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Setzer keeps Christmas rocking

In this Sept. 18, 2009, photo, musician Brian Setzer poses at home with his guitar in his Minneapolis condo. (Dawn Villella / Fr31520 Ap)
In this Sept. 18, 2009, photo, musician Brian Setzer poses at home with his guitar in his Minneapolis condo. (Dawn Villella / Fr31520 Ap)

For anyone who wishes the Christmas season continued past Dec. 25, Brian Setzer has you covered. The rockabilly icon brings his orchestra to the Fox Theater on Saturday with a holiday concert that will extend the yuletide spirits past Christmas Day.

Setzer’s current tour, which has been dubbed “Christmas Rocks,” is a large, multifaceted operation, and his orchestra features a whopping 19 musicians.

“It goes pretty smoothly, surprisingly,” Setzer said during a recent phone interview. “We’ve got three coaches and two semis. It’s a lot of moving around. It’s the most musical experience you could possibly have. It blows me away every night. There are so many good players in the band.”

Setzer has been at the forefront of two major swing and rockabilly revivals: His throwback band the Stray Cats scored several big hits, including “Rock This Town” and “Stray Cat Strut,” in the ’80s, and he had solo success in the ’90s with his popular cover of the standard “Jump, Jive an’ Wail.” But Setzer says rockabilly has always been a part of our modern musical lexicon, having provided much of the blueprint for modern rock.

“When I first went to England, all the legends came out,” Setzer said. “I was this skinny kid over in the U.K., and Robert Plant and Jeff Beck came down to see us. Imagine that for an 18-year-old kid. They just think that music is cool. It’s always had that cool factor. Sometimes it bubbles over and becomes popular, but to me, it’s as valid as the blues. It’s always had that cache.”

Setzer says the rockabilly style lends itself well to holiday music, and he’s put out several holiday albums over the years, including 2002’s “Boogie Woogie Christmas” and 2005’s “Dig That Christmas.” His latest Christmas record, “Rockin’ Rudolph,” isn’t your typical holiday release: While it features some of the usual seasonal suspects – “Rockin’ Around the Christmas Tree,” “O Little Town of Bethlehem,” “Have Yourself a Merry Little Christmas” – it also boasts some out-of-left-field choices like “Yabba Dabba Yuletide,” which riffs on the “Flintstones” theme song, and “Little Jack Frost,” an instrumental cover of a little-known ’40s tune.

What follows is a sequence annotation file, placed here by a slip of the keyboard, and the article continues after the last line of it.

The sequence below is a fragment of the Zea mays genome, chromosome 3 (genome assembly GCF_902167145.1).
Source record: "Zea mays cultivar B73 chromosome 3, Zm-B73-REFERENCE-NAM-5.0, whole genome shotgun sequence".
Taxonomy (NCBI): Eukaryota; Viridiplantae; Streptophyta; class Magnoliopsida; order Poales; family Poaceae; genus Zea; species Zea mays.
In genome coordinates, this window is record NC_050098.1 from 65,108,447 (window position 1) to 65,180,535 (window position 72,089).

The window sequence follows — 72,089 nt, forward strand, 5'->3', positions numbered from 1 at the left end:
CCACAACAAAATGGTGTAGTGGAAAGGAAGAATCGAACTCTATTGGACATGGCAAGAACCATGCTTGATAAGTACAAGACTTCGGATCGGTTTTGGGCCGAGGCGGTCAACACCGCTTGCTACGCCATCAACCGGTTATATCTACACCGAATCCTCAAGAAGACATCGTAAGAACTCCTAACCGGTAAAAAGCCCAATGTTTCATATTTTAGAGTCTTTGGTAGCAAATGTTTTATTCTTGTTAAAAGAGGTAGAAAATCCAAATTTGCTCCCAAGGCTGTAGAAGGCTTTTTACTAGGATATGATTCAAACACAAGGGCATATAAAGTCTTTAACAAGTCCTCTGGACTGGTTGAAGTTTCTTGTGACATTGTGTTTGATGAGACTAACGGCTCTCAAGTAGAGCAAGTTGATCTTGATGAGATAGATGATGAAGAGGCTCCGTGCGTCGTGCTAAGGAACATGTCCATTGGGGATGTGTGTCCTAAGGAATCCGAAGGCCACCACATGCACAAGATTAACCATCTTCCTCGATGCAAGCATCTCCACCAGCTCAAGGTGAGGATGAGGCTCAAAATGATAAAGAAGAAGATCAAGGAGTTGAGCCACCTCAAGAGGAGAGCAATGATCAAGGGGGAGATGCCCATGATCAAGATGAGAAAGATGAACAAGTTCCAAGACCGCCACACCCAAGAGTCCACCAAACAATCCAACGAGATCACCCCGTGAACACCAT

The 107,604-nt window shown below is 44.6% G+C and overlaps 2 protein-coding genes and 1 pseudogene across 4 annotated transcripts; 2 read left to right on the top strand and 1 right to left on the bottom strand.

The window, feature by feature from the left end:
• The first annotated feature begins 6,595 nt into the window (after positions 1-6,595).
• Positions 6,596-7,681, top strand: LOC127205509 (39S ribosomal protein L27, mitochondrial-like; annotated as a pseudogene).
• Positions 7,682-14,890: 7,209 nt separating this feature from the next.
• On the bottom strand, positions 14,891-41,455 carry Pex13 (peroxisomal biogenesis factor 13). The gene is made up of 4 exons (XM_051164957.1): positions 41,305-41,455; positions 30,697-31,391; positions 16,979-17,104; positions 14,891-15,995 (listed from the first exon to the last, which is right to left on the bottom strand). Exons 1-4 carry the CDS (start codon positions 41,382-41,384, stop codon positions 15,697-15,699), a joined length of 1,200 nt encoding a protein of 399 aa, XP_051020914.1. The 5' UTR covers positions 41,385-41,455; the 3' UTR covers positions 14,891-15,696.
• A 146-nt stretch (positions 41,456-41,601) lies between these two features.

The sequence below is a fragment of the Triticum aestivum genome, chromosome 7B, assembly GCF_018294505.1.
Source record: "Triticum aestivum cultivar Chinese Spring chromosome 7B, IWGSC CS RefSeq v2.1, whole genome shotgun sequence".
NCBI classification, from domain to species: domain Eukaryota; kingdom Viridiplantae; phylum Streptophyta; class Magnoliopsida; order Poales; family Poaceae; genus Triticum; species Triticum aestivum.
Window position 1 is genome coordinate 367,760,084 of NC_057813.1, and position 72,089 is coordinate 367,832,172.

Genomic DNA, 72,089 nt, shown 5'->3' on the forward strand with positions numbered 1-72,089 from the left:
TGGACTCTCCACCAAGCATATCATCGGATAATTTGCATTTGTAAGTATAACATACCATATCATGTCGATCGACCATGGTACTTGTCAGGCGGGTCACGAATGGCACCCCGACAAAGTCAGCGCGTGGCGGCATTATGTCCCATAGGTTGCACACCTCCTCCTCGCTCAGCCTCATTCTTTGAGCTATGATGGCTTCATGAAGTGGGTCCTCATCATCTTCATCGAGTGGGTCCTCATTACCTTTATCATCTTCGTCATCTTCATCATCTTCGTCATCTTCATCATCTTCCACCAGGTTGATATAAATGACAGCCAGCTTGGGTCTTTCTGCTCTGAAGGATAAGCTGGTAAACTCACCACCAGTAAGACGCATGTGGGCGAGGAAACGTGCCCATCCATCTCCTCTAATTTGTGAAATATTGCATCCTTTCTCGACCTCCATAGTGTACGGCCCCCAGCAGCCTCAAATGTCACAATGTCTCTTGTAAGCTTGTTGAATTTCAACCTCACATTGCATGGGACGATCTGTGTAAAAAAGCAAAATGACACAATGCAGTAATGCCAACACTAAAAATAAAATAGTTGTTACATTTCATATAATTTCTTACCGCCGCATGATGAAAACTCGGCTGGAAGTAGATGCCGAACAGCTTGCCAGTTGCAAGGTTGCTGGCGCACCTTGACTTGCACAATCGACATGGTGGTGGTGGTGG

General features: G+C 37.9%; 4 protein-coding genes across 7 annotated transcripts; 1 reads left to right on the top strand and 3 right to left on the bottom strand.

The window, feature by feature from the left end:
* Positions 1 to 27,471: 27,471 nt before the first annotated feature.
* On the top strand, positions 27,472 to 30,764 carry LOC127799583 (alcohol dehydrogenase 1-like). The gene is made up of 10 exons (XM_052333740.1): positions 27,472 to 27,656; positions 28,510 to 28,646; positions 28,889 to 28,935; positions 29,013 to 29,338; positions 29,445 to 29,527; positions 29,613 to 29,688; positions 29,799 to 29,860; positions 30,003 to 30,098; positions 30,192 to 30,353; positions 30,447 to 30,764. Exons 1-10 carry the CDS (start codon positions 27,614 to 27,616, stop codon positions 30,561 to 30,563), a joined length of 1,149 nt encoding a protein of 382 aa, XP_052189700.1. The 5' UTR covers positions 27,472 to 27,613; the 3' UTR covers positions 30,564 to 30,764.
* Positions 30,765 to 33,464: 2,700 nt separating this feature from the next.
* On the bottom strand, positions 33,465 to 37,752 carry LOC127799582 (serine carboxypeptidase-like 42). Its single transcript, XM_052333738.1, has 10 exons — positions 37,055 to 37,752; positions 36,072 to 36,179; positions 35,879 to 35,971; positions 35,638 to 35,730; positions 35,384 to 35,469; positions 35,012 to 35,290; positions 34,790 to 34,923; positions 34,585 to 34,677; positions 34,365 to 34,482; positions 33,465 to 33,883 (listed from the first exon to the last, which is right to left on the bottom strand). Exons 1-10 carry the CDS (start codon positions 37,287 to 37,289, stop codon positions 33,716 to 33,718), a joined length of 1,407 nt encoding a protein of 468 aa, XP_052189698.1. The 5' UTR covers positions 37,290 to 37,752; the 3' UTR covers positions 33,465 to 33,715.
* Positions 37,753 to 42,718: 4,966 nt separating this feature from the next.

Setzer arranges the songs and writes all the symphonic parts himself, often in ways you wouldn’t expect. For instance, he’s adapted the choral standard “Carol of the Bells” into an instrumental, so that the traditional vocal parts are duplicated on the guitar, and “Rudolph the Red-Nosed Reindeer” has been re-imagined as a minor-key rockabilly tune.

“I totally deconstruct (the songs) and put them back together,” Setzer said. “They have to be suitable for me to take them apart. I call it ‘scuffing it up.’ I kind of take sandpaper to it; I make it more hard edged. … But all these songs were good in the first place. You don’t want to lose the beauty of the original song that people have known for, with some of these songs, hundreds of years.”

This marks the 12th year that Setzer has taken his annual Christmas tour around the country, but he says his set lists aren’t just relegated to holiday tunes.

“It’s some Christmas music, some Stray Cats songs, some big band songs,” Setzer said. “I break down into a little rockabilly trio. I have a big catalog, so I try and get in what I like.”

And it’s a tradition that’s likely to continue, especially since audiences keep coming out to celebrate Christmas with Setzer and his orchestra.

“It just keeps getting bigger,” Setzer said. “People love it. I’m really the only rock ‘n’ roll guy who does it. They’ve turned me into Setzer Claus.”

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